Libertarianism is a set of related political philosophies that uphold liberty as the highest political end. Libertarianism puts emphasis on voluntary associations, individual liberty, and political freedom. Libertarianism has grown as a political movement and gained increased support, especially in places like New Hampshire where the Free State Project is located, and Wyoming in the American Redoubt where the Free State Wyoming Project is located.
Libertarianism is a political philosophy that believes in minimizing or entirely eliminating government interventionism in many aspects of life including economic, personal, and in foreign policy matters. Libertarians tend to oppose legal restrictions on social behavior that is considered by many to be immoral. The French term of Laissez-Faire, or let us do, is a term that describes some aspects of the libertarian belief.  Libertarianism tends to emphasize a form of individual liberty, and tends to support rights of private property.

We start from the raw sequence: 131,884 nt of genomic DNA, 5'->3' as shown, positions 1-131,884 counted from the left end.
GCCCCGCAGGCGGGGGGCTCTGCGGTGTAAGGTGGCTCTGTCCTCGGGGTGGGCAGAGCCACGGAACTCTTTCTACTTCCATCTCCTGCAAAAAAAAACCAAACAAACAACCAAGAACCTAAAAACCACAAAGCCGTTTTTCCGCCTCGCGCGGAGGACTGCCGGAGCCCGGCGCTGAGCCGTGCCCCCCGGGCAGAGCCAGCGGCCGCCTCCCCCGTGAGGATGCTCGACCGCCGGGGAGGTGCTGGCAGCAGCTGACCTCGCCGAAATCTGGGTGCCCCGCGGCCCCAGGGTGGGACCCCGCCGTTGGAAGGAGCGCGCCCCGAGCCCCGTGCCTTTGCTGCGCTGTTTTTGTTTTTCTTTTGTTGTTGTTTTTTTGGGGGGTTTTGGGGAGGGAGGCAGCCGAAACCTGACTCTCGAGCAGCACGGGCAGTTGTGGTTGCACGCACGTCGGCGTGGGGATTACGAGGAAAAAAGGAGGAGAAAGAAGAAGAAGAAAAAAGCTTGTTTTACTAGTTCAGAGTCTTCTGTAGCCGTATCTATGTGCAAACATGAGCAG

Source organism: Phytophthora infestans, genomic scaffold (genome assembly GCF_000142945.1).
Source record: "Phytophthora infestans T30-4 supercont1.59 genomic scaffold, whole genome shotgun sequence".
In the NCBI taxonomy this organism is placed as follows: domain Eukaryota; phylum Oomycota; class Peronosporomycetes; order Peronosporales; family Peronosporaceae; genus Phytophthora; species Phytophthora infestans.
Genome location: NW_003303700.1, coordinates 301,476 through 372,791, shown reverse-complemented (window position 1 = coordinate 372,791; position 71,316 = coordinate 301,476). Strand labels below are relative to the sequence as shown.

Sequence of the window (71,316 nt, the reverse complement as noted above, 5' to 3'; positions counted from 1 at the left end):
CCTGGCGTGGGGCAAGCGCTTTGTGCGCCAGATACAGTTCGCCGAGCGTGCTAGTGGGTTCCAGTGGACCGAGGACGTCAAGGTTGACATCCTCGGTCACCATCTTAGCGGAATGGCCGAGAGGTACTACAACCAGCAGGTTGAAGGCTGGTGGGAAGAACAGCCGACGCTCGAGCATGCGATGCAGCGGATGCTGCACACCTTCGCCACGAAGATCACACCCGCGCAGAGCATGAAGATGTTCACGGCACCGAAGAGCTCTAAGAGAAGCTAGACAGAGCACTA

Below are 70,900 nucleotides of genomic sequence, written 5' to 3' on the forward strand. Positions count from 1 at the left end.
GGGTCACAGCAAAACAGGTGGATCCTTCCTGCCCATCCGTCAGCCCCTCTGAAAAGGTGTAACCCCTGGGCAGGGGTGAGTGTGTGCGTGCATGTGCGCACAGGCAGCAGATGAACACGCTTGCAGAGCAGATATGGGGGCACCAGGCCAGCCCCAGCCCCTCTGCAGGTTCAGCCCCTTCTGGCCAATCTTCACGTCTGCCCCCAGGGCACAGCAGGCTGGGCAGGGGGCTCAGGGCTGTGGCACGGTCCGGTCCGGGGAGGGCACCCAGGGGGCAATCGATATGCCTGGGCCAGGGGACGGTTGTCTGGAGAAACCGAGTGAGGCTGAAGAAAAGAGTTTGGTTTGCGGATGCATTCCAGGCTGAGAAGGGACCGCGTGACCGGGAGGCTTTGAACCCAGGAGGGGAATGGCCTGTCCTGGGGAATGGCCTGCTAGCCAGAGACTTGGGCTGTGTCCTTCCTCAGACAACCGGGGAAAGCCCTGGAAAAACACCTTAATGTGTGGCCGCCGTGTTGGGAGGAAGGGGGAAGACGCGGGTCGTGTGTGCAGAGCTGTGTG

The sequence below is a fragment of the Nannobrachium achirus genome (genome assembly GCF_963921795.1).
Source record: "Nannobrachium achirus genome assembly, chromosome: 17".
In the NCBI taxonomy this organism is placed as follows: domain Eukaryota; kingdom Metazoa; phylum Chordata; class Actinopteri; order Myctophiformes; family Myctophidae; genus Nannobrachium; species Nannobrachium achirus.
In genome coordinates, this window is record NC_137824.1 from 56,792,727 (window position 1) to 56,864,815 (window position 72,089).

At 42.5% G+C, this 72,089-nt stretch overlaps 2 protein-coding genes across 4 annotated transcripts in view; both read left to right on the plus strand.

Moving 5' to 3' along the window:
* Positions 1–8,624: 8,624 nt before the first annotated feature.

Threats to Liberty
- Debt and Taxes
- Surveillance and Intrusion
- Restrictive Laws and Regulations
- Libertarians living in defeat
14 Steps to Libertarian Lifestyle
- Believe and do as you please (within the law)
- Spread your belief by example, never with force
- Create independence from the systems by creating alternate systems
- Solve your own problems when ever you can
- Vote for what you believe in, not who you think can win
- Know why you believe what you believe
- Accept challenges to what you believe but require facts
- Never submit to government authority voluntarily (legally resist)
- Create your own systems, your own networks, etc.
- Value education and be a self directed learner at all times
- Let no man speak for you or put words in your mouth
- Accept that others may ignore, demean or attack you
- Argue ideas, do not ague the validity of the individual
- Remember no matter what anyone says, what you do matters
Voluntary association is when a group of individuals enter into an agreement as volunteers to form a body (or organization) to accomplish a purpose
No Crime without a Victim
A crime can only be committed when there is a victim and a particular person committing the crime.
The first systematic libertarian was Herbert Spencer (1820-1903), an English political philosopher whose books such as The Man Versus the State (1884) had a major impact in Europe and America in the late 19th century. The chief American representative was Yale professor William Graham Sumner.